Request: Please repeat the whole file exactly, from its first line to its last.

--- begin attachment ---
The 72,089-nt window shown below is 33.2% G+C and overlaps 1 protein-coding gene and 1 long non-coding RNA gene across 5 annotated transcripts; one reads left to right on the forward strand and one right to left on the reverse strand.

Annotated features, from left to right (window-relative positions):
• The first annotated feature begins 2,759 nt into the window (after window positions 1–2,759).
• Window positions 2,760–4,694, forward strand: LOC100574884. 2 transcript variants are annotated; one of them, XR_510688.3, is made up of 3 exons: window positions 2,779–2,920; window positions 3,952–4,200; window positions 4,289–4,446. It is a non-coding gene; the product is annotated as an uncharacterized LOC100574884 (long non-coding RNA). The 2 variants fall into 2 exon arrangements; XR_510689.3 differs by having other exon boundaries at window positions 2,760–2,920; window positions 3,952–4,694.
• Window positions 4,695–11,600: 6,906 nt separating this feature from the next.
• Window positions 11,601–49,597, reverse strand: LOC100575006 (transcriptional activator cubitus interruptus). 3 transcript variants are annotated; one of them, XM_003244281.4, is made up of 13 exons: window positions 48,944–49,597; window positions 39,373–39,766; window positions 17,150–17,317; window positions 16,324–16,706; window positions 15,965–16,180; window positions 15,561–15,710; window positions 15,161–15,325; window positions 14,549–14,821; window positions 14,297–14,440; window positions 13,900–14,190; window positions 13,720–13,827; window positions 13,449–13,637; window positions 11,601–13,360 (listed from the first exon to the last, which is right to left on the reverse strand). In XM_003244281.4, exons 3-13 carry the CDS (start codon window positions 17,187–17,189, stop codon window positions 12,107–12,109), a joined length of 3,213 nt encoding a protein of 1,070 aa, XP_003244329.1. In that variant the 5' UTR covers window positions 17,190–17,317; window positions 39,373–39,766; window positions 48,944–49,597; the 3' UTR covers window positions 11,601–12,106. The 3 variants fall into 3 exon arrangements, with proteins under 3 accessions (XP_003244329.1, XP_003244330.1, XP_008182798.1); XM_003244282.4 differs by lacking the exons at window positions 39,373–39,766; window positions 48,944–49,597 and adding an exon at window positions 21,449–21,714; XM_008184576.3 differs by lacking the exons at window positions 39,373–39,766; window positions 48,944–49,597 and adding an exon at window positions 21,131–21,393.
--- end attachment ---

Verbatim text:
The 72,089-nt window shown below is 33.2% G+C and overlaps 1 protein-coding gene and 1 long non-coding RNA gene across 5 annotated transcripts; one reads left to right on the forward strand and one right to left on the reverse strand.

Annotated features, from left to right (window-relative positions):
• The first annotated feature begins 2,759 nt into the window (after window positions 1–2,759).
• Window positions 2,760–4,694, forward strand: LOC100574884. 2 transcript variants are annotated; one of them, XR_510688.3, is made up of 3 exons: window positions 2,779–2,920; window positions 3,952–4,200; window positions 4,289–4,446. It is a non-coding gene; the product is annotated as an uncharacterized LOC100574884 (long non-coding RNA). The 2 variants fall into 2 exon arrangements; XR_510689.3 differs by having other exon boundaries at window positions 2,760–2,920; window positions 3,952–4,694.
• Window positions 4,695–11,600: 6,906 nt separating this feature from the next.
• Window positions 11,601–49,597, reverse strand: LOC100575006 (transcriptional activator cubitus interruptus). 3 transcript variants are annotated; one of them, XM_003244281.4, is made up of 13 exons: window positions 48,944–49,597; window positions 39,373–39,766; window positions 17,150–17,317; window positions 16,324–16,706; window positions 15,965–16,180; window positions 15,561–15,710; window positions 15,161–15,325; window positions 14,549–14,821; window positions 14,297–14,440; window positions 13,900–14,190; window positions 13,720–13,827; window positions 13,449–13,637; window positions 11,601–13,360 (listed from the first exon to the last, which is right to left on the reverse strand). In XM_003244281.4, exons 3-13 carry the CDS (start codon window positions 17,187–17,189, stop codon window positions 12,107–12,109), a joined length of 3,213 nt encoding a protein of 1,070 aa, XP_003244329.1. In that variant the 5' UTR covers window positions 17,190–17,317; window positions 39,373–39,766; window positions 48,944–49,597; the 3' UTR covers window positions 11,601–12,106. The 3 variants fall into 3 exon arrangements, with proteins under 3 accessions (XP_003244329.1, XP_003244330.1, XP_008182798.1); XM_003244282.4 differs by lacking the exons at window positions 39,373–39,766; window positions 48,944–49,597 and adding an exon at window positions 21,449–21,714; XM_008184576.3 differs by lacking the exons at window positions 39,373–39,766; window positions 48,944–49,597 and adding an exon at window positions 21,131–21,393.